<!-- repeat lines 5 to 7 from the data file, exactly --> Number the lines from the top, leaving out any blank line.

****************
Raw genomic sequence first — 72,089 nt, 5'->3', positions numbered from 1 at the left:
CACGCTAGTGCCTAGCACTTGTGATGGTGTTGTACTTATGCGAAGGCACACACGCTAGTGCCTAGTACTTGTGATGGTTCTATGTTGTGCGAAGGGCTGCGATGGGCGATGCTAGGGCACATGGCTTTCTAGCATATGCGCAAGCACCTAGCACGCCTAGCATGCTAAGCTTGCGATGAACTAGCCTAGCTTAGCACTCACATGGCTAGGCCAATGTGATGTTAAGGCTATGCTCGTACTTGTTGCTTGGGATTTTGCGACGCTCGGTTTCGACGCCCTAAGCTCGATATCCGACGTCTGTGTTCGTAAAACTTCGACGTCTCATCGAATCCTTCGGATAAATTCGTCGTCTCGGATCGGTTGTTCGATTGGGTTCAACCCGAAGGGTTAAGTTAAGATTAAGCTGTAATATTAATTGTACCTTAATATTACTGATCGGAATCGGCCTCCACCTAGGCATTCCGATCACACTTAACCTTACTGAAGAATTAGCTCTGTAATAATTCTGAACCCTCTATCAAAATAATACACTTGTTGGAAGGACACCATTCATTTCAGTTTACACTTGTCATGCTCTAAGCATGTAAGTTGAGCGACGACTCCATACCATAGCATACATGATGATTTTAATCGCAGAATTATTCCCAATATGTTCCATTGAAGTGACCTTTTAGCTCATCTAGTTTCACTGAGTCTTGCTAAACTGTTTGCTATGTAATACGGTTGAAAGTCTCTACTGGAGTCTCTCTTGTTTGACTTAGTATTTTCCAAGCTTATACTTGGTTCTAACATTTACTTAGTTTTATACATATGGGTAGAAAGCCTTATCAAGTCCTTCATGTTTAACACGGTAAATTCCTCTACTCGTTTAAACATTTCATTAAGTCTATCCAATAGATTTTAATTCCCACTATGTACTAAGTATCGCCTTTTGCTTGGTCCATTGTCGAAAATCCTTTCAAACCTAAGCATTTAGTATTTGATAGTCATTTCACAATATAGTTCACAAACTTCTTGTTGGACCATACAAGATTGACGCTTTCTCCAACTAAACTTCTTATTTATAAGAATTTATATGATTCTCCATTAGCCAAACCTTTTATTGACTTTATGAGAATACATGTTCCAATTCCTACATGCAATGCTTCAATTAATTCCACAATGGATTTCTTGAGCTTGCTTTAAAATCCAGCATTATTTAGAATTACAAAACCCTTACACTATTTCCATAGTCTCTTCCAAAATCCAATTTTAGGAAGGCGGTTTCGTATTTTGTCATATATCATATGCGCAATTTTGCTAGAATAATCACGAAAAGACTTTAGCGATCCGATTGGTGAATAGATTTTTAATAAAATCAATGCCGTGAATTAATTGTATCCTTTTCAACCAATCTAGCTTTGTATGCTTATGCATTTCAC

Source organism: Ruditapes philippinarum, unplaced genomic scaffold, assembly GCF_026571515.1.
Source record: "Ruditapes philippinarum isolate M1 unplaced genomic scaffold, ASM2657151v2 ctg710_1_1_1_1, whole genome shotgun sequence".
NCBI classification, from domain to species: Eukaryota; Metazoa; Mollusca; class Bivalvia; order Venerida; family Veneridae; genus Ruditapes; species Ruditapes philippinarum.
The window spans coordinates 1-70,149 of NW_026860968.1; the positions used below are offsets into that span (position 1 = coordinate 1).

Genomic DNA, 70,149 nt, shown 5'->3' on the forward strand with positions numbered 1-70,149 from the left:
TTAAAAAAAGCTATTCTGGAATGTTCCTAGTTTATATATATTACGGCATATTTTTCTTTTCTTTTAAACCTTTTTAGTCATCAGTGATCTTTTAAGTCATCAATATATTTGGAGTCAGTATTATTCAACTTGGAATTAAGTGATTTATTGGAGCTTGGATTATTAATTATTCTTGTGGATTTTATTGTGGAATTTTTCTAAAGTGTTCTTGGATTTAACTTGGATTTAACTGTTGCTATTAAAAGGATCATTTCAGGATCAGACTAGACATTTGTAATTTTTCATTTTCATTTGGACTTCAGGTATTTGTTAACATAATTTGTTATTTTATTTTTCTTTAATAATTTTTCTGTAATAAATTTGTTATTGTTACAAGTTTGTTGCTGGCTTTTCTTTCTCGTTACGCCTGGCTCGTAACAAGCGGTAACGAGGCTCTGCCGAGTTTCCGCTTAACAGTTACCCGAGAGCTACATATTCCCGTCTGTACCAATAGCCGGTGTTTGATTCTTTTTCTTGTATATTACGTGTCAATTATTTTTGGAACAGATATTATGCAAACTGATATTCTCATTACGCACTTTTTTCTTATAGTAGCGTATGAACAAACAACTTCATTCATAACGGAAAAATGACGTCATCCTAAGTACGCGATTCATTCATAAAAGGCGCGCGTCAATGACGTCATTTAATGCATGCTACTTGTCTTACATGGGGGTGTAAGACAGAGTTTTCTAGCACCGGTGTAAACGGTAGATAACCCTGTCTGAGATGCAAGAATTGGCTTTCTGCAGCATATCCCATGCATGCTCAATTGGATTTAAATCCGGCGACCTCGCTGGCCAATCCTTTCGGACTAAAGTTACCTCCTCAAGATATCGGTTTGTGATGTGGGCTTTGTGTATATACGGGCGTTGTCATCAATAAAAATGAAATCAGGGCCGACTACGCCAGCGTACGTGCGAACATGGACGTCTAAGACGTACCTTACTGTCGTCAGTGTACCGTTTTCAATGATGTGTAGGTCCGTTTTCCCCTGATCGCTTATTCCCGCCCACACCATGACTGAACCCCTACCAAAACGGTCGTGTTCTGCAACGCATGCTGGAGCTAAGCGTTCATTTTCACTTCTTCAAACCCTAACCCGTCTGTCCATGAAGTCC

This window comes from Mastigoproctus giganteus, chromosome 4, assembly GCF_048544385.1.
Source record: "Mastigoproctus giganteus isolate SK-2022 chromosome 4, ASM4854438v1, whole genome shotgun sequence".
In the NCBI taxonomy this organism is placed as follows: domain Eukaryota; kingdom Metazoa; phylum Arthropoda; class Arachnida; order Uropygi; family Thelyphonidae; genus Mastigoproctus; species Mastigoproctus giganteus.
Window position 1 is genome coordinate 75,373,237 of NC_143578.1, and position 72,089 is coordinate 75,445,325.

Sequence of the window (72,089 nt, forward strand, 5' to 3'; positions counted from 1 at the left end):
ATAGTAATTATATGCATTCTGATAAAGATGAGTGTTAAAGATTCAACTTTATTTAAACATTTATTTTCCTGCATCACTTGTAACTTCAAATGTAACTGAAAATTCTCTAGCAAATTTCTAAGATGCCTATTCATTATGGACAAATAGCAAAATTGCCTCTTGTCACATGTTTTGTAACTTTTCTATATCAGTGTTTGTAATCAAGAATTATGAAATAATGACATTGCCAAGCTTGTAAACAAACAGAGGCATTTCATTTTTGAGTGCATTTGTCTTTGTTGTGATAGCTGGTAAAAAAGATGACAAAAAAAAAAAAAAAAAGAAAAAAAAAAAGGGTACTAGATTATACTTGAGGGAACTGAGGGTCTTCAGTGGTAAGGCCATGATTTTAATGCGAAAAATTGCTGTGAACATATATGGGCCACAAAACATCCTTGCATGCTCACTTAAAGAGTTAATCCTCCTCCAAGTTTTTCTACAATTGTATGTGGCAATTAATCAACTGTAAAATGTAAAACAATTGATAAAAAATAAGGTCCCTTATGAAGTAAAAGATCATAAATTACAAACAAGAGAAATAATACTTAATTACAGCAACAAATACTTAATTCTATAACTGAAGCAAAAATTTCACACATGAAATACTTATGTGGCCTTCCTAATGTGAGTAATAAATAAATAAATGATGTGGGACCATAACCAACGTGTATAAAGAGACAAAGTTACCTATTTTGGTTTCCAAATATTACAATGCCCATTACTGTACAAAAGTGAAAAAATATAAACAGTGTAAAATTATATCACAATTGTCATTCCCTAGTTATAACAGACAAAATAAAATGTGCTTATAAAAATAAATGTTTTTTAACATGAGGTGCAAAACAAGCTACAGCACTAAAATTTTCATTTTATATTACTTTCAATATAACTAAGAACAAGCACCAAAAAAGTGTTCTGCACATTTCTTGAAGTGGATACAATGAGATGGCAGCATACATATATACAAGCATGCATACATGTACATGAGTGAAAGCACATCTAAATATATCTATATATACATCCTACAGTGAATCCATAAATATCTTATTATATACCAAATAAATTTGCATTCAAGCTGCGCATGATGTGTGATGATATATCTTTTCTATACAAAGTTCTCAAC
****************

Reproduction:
NCBI classification, from domain to species: Eukaryota; Metazoa; Mollusca; class Bivalvia; order Venerida; family Veneridae; genus Ruditapes; species Ruditapes philippinarum.
The window spans coordinates 1-70,149 of NW_026860968.1; the positions used below are offsets into that span (position 1 = coordinate 1).

Genomic DNA, 70,149 nt, shown 5'->3' on the forward strand with positions numbered 1-70,149 from the left: